If you look at inspirational moodboards or research life and career tips, there’s a good chance that you’ve come across the call to be your authentic self and to always be true to who you are. While this rallying cry has its problems – which I will discuss – there is something to be gained by living honestly. How you define your “authentic self” is up for debate. Whoever she is, she should be your guide in all parts of your life.
Authentically Out of Touch?
The concept of being your “authentic self” has had quite the heyday during the 2010s. Social media gurus, inspirational speakers and authors, and Pinterest images have been urging us to be true to ourselves and break free from conformity. While it’s a nice sentiment, in truth, the message can be pretty opaque. This kind of discourse strikes some, myself included, rather detached from reality and very privileged.
What do I mean? Certainly, there are articles that are self-aware when they speak about the authentic self. Overall, though, the conversation feels like little more than a rehash of everything we’ve been told since childhood through media.
But not only is the “authentic self” concept unoriginal, it’s completely out of touch with the reality of many people. The idea that a person should be able to simply be themselves all of the time is one that comes from a place of privilege. “Being yourself” can mean the loss of employment or even loss of safety for a lot of people. Having the wrong gender, sexuality, or religion – and letting people know about it – can spell disaster.
All of that said, let’s talk about being your authentic self.
Remember Who You Are
This is the part where tell you to be yourself anyway. We can all recall Mufasa telling Simba to “remember who you are” or his true identity – in this case, the rightful king – and act accordingly. Sadly, most of us are not secret royalty. Also sadly, for many of us, the trick is not to remember who we are, it’s to figure it out in the first place.
How do you do that? Well, it depends on who you ask. Some people talk about your essential, spiritual self. This is who you are underneath your thoughts, feelings, and identities. Maybe this resonates with you. If so, do what you need to do to discover this true self – meditate, pray, hike, journal – whatever gets you there. Personally, though, I fail to see what a person is besides their thoughts, feelings, and identities.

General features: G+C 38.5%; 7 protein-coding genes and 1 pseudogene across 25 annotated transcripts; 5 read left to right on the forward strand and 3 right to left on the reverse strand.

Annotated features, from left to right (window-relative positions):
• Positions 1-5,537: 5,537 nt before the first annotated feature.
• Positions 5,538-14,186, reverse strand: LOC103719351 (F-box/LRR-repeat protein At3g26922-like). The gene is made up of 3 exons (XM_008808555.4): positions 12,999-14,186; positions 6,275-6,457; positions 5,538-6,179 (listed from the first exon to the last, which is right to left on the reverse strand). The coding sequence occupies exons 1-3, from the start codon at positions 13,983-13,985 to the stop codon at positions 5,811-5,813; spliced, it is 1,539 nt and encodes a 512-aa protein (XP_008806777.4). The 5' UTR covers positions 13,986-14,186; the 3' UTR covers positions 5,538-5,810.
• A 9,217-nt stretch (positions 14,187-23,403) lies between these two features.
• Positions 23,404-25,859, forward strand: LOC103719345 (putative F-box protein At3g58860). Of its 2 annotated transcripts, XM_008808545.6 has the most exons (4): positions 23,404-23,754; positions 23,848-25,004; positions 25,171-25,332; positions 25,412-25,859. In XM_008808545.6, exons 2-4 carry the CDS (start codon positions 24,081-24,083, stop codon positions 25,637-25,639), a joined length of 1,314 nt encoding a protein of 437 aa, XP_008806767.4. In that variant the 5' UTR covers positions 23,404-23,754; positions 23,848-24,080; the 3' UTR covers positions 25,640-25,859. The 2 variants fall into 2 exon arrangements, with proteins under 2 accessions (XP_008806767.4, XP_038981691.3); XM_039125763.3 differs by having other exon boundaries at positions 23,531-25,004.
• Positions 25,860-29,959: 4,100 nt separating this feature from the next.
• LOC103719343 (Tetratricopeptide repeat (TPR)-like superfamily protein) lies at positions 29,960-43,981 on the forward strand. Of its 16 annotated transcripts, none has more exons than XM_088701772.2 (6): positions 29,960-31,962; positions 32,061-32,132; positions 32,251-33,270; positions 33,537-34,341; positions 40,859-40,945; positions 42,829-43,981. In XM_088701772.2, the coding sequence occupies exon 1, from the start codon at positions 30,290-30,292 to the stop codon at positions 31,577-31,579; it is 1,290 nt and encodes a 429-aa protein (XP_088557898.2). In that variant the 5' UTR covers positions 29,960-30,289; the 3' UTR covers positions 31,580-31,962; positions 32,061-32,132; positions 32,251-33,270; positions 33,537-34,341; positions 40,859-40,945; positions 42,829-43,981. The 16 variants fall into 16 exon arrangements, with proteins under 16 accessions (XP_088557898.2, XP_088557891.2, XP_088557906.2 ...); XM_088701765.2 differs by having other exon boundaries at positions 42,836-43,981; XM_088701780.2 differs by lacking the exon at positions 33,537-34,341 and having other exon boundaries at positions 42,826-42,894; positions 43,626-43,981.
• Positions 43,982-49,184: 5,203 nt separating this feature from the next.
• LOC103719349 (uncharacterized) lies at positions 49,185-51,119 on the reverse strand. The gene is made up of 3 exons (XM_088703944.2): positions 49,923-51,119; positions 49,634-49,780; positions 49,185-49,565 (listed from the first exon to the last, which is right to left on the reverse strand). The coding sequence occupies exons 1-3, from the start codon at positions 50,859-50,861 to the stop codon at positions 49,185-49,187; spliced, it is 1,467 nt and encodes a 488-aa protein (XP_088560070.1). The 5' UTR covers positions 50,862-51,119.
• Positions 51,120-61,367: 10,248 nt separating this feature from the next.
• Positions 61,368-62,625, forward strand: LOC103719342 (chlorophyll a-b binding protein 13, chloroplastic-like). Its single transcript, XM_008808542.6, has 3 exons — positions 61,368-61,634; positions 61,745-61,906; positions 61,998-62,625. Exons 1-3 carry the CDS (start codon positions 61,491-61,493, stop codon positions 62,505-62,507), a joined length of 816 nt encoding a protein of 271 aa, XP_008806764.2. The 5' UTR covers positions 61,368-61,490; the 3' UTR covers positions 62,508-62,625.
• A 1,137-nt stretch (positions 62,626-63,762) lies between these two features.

For some people, “identities” are vital to their self-understanding. Minorities tend to consider their identities to be of utmost importance in understanding who they are. Immigrants, queer people – anyone who is often treated worse because of some aspect of their identity – tend to consider those aspects foundational to their “true selves.” People who are part of the majority population on all counts frequently don’t.
As a queer person, I definitely consider certain aspects of my identity to be necessary for understanding my authentic self. However, I don’t consider them to be sufficient. I don’t imagine other people do, either. That would be rather one-dimensional, right? There must be more.
I offer values as the key ingredient to your authentic self. Ultimately, I see the authentic self as the self we want to become. She is someone who consistently reflects our values and never compromises them. For me, the best way to find out who you “really” are is to identify your values and then to prioritize them. Perhaps you value generosity, honesty, and loyalty. Which is most important to you? Do you think honesty is more important than loyalty and loyalty more important than generosity? Your values will guide you to be a person you are proud of and who you feel comfortable as.
How to Be You
So, you’ve figured out (or remembered) who you are. Congratulations, but you’re not done yet. Indeed, you’ll never be “done” with this step. Being your authentic self is a never-ending series of choices that you make to reflect your values or not. Of course, put that way, being your authentic self sounds so easy, right?
Nothing is ever that easy, though. Standing up for what you think is right often means putting yourself at some kind of risk, major or otherwise. Perhaps you value honesty, and someone asks your opinion on the proposal they just presented at a board meeting. Telling the truth that you think the idea is flawed puts your relationship with that person at risk, or at least you might think so. Or maybe you were in that meeting but were too shy to speak up and point out weaknesses or ask follow-up questions. Those decisions can be difficult. And, of course, if you value loyalty or harmony above honesty, then those would be different decisions.
Speaking of honesty, being your authentic self means being honest about who that is and what your values are. But, of course, being white, that’s easy for me to say. I’m relatively privileged and, even though I’m queer, I’ve never been in a community that takes issue with that. In my example above, I was using values as the example but, as I said, identities are also important to a lot of people. Being upfront about those identities can be difficult or dangerous. Even if we’re limiting ourselves to values, your value of equality could put you at risk if you call someone out for being discriminatory. In so doing, you might even out yourself.